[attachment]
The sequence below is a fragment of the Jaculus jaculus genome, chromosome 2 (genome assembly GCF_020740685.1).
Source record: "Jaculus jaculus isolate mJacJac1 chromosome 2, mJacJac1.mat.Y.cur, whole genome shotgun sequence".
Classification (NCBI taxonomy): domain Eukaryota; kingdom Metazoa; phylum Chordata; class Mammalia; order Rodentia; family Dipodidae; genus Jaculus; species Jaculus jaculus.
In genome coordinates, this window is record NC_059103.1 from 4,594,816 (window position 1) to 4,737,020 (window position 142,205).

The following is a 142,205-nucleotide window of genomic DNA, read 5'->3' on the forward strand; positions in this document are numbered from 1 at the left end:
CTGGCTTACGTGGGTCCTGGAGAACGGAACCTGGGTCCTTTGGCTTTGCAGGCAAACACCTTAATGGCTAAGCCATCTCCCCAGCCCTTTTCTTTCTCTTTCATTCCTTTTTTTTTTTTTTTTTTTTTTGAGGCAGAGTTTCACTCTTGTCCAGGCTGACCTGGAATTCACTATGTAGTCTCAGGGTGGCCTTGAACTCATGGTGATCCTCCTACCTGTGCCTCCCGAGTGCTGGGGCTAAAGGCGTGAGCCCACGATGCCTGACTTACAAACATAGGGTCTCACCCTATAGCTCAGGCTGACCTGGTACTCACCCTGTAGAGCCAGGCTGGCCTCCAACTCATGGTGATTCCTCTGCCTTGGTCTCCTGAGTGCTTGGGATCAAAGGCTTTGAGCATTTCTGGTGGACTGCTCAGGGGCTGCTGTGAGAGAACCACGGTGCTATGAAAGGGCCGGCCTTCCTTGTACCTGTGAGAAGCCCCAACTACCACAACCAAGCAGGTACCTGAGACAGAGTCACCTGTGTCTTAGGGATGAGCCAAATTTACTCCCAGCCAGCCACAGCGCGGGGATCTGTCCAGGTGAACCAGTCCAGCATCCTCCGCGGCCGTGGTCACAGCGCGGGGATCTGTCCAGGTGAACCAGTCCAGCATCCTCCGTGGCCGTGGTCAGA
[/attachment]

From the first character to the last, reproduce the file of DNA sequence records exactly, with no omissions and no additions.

The sequence below is a fragment of the Jaculus jaculus genome, chromosome 2 (genome assembly GCF_020740685.1).
Source record: "Jaculus jaculus isolate mJacJac1 chromosome 2, mJacJac1.mat.Y.cur, whole genome shotgun sequence".
Classification (NCBI taxonomy): domain Eukaryota; kingdom Metazoa; phylum Chordata; class Mammalia; order Rodentia; family Dipodidae; genus Jaculus; species Jaculus jaculus.
In genome coordinates, this window is record NC_059103.1 from 4,594,816 (window position 1) to 4,737,020 (window position 142,205).

The following is a 142,205-nucleotide window of genomic DNA, read 5'->3' on the forward strand; positions in this document are numbered from 1 at the left end:
CTGGCTTACGTGGGTCCTGGAGAACGGAACCTGGGTCCTTTGGCTTTGCAGGCAAACACCTTAATGGCTAAGCCATCTCCCCAGCCCTTTTCTTTCTCTTTCATTCCTTTTTTTTTTTTTTTTTTTTTTGAGGCAGAGTTTCACTCTTGTCCAGGCTGACCTGGAATTCACTATGTAGTCTCAGGGTGGCCTTGAACTCATGGTGATCCTCCTACCTGTGCCTCCCGAGTGCTGGGGCTAAAGGCGTGAGCCCACGATGCCTGACTTACAAACATAGGGTCTCACCCTATAGCTCAGGCTGACCTGGTACTCACCCTGTAGAGCCAGGCTGGCCTCCAACTCATGGTGATTCCTCTGCCTTGGTCTCCTGAGTGCTTGGGATCAAAGGCTTTGAGCATTTCTGGTGGACTGCTCAGGGGCTGCTGTGAGAGAACCACGGTGCTATGAAAGGGCCGGCCTTCCTTGTACCTGTGAGAAGCCCCAACTACCACAACCAAGCAGGTACCTGAGACAGAGTCACCTGTGTCTTAGGGATGAGCCAAATTTACTCCCAGCCAGCCACAGCGCGGGGATCTGTCCAGGTGAACCAGTCCAGCATCCTCCGCGGCCGTGGTCACAGCGCGGGGATCTGTCCAGGTGAACCAGTCCAGCATCCTCCGTGGCCGTGGTCAGA